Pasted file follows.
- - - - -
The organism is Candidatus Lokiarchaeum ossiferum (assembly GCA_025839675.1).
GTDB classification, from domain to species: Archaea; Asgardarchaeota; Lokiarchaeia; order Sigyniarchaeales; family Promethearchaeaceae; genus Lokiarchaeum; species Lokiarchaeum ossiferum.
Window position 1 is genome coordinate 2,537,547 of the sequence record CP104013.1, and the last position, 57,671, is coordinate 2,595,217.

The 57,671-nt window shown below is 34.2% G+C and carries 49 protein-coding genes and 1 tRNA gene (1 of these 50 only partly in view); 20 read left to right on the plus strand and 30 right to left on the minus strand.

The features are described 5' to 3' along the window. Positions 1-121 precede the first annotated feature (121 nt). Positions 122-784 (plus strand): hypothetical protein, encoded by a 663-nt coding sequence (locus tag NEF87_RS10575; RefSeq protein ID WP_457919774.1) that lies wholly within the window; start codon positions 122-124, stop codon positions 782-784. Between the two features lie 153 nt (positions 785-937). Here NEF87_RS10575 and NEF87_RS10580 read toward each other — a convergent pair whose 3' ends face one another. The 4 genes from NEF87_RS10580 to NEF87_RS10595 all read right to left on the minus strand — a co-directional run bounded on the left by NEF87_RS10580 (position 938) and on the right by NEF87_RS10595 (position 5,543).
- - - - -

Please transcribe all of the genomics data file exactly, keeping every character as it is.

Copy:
The organism is Candidatus Lokiarchaeum ossiferum (assembly GCA_025839675.1).
GTDB classification, from domain to species: Archaea; Asgardarchaeota; Lokiarchaeia; order Sigyniarchaeales; family Promethearchaeaceae; genus Lokiarchaeum; species Lokiarchaeum ossiferum.
Window position 1 is genome coordinate 2,537,547 of the sequence record CP104013.1, and the last position, 57,671, is coordinate 2,595,217.

The 57,671-nt window shown below is 34.2% G+C and carries 49 protein-coding genes and 1 tRNA gene (1 of these 50 only partly in view); 20 read left to right on the plus strand and 30 right to left on the minus strand.

The features are described 5' to 3' along the window. Positions 1-121 precede the first annotated feature (121 nt). Positions 122-784 (plus strand): hypothetical protein, encoded by a 663-nt coding sequence (locus tag NEF87_RS10575; RefSeq protein ID WP_457919774.1) that lies wholly within the window; start codon positions 122-124, stop codon positions 782-784. Between the two features lie 153 nt (positions 785-937). Here NEF87_RS10575 and NEF87_RS10580 read toward each other — a convergent pair whose 3' ends face one another. The 4 genes from NEF87_RS10580 to NEF87_RS10595 all read right to left on the minus strand — a co-directional run bounded on the left by NEF87_RS10580 (position 938) and on the right by NEF87_RS10595 (position 5,543).